Self-selection,migration and inequality in source regions

by Yunhe Lu

Institution: Universit├Ąt Giessen
Year: 2016
Posted: 02/05/2017
Record ID: 2125934
Full text PDF: http://geb.uni-giessen.de/geb/volltexte/2016/12110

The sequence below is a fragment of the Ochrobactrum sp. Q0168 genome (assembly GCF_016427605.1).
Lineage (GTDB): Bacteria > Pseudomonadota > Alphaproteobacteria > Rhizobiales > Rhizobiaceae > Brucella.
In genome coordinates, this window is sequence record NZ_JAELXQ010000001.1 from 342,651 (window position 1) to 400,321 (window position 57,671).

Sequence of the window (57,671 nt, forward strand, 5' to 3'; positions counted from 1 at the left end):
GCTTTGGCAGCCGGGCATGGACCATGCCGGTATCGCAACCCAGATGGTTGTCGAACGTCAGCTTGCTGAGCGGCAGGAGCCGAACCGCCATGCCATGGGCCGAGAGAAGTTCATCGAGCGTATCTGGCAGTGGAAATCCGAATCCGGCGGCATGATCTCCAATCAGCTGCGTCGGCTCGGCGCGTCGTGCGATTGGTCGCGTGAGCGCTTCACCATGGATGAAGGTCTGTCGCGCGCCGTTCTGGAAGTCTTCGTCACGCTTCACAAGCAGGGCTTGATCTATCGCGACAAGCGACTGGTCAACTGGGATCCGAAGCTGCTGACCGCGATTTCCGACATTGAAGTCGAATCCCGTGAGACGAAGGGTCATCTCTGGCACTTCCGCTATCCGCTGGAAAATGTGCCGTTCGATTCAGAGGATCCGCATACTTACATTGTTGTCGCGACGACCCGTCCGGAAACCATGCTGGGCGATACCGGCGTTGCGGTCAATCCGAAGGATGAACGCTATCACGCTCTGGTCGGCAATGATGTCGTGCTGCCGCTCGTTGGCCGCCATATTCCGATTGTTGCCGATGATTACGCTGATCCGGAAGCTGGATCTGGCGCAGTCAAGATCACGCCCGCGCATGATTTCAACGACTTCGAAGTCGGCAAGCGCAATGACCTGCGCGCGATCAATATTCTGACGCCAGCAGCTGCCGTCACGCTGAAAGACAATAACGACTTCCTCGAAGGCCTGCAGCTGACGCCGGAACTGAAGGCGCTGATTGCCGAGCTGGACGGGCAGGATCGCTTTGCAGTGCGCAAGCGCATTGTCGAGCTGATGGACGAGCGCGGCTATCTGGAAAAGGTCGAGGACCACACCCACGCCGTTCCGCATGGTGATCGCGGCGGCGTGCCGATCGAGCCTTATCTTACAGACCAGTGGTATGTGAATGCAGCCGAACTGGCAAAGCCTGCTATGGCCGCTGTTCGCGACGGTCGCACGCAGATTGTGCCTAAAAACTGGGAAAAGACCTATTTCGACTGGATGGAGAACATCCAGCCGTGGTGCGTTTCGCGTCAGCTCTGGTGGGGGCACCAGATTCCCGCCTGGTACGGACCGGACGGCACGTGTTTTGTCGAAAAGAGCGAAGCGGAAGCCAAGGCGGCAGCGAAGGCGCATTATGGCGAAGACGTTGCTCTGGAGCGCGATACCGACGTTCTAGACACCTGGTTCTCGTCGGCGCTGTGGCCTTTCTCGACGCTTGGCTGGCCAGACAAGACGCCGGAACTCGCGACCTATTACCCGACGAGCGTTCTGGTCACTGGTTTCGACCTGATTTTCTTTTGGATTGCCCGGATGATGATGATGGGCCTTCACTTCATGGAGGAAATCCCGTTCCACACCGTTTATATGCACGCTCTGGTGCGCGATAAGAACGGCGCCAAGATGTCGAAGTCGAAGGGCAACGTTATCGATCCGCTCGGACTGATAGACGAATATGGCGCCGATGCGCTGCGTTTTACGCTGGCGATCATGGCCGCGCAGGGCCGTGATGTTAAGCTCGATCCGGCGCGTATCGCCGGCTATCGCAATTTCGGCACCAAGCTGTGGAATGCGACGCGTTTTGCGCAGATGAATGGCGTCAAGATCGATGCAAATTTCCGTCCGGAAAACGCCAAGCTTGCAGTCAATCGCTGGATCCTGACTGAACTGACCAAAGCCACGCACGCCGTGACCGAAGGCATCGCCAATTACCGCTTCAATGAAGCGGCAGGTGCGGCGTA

This dissertation provides theoretical and empirical explorations of the impacts that the internal migration has on inequality in source regions. Chapter 2 identifies the lack of microeconomic contents, especially those on intra-household economic linkages as the primary reason why the Roy model may give misleading predictions on the impacts in developing countries like China. Keeping this drawback in mind, Chapters 3, 4 and 5 extend the Roy model by combining its statistical assumptions with simple yet stylized models capturing decisions of income-maximizing rural households constrained by factor endowments. Comparing to the original model, the extended models have more solid microfoundations, they relate also to a different statistical problem, i.e. censoring rather than truncation. The difference in statistical structure leads to different predictions on the impacts. Particularly, in an empirically relevant setting where different types of labor inputs are heterogeneous in productivity but perfectly substitutive in household agriculture, Chapter 4 shows that unlike the original model, the extended model admits decreasing, constant and increasing rural inequality. Chapter 4 highlights also the non-causal relationships between the pattern of selection and the direction of change of rural inequality. Chapter 6 tests these relationships with the Chinese Health and Nutrition Survey (CHNS) data. It is found that the pattern of selection of rural-to-urban migration in China could undergo two transitions between 1991 and 2009. Nevertheless, the directions of change of rural inequality predicted using patterns of migration selection could disagree with the data in certain sub-period. Further analysis attributes much of these disagreements to a well-known puzzle that the actual size of migration is often smaller than its prediction based on observed intersectoral wage gap. Chapter 6 offers thus several preliminary explanations to help resolve this puzzle.